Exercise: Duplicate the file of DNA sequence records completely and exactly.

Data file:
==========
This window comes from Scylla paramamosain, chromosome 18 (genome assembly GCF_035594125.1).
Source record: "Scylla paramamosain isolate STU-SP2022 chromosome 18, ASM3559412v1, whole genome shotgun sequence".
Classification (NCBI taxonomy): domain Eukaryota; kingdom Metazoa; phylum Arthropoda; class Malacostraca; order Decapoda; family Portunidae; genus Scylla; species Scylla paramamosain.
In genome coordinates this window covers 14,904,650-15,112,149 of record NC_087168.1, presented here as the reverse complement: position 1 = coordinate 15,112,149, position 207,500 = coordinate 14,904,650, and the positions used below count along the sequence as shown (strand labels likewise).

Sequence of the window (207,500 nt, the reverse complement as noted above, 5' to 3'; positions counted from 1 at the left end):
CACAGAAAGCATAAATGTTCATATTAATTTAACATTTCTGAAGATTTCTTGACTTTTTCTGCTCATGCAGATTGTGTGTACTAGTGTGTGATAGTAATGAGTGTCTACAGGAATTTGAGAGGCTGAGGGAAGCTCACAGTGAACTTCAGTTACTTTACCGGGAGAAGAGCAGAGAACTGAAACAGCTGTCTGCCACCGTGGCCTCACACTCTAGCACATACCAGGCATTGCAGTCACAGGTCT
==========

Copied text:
This window comes from Scylla paramamosain, chromosome 18 (genome assembly GCF_035594125.1).
Source record: "Scylla paramamosain isolate STU-SP2022 chromosome 18, ASM3559412v1, whole genome shotgun sequence".
Classification (NCBI taxonomy): domain Eukaryota; kingdom Metazoa; phylum Arthropoda; class Malacostraca; order Decapoda; family Portunidae; genus Scylla; species Scylla paramamosain.
In genome coordinates this window covers 14,904,650-15,112,149 of record NC_087168.1, presented here as the reverse complement: position 1 = coordinate 15,112,149, position 207,500 = coordinate 14,904,650, and the positions used below count along the sequence as shown (strand labels likewise).

Sequence of the window (207,500 nt, the reverse complement as noted above, 5' to 3'; positions counted from 1 at the left end):
CACAGAAAGCATAAATGTTCATATTAATTTAACATTTCTGAAGATTTCTTGACTTTTTCTGCTCATGCAGATTGTGTGTACTAGTGTGTGATAGTAATGAGTGTCTACAGGAATTTGAGAGGCTGAGGGAAGCTCACAGTGAACTTCAGTTACTTTACCGGGAGAAGAGCAGAGAACTGAAACAGCTGTCTGCCACCGTGGCCTCACACTCTAGCACATACCAGGCATTGCAGTCACAGGTCT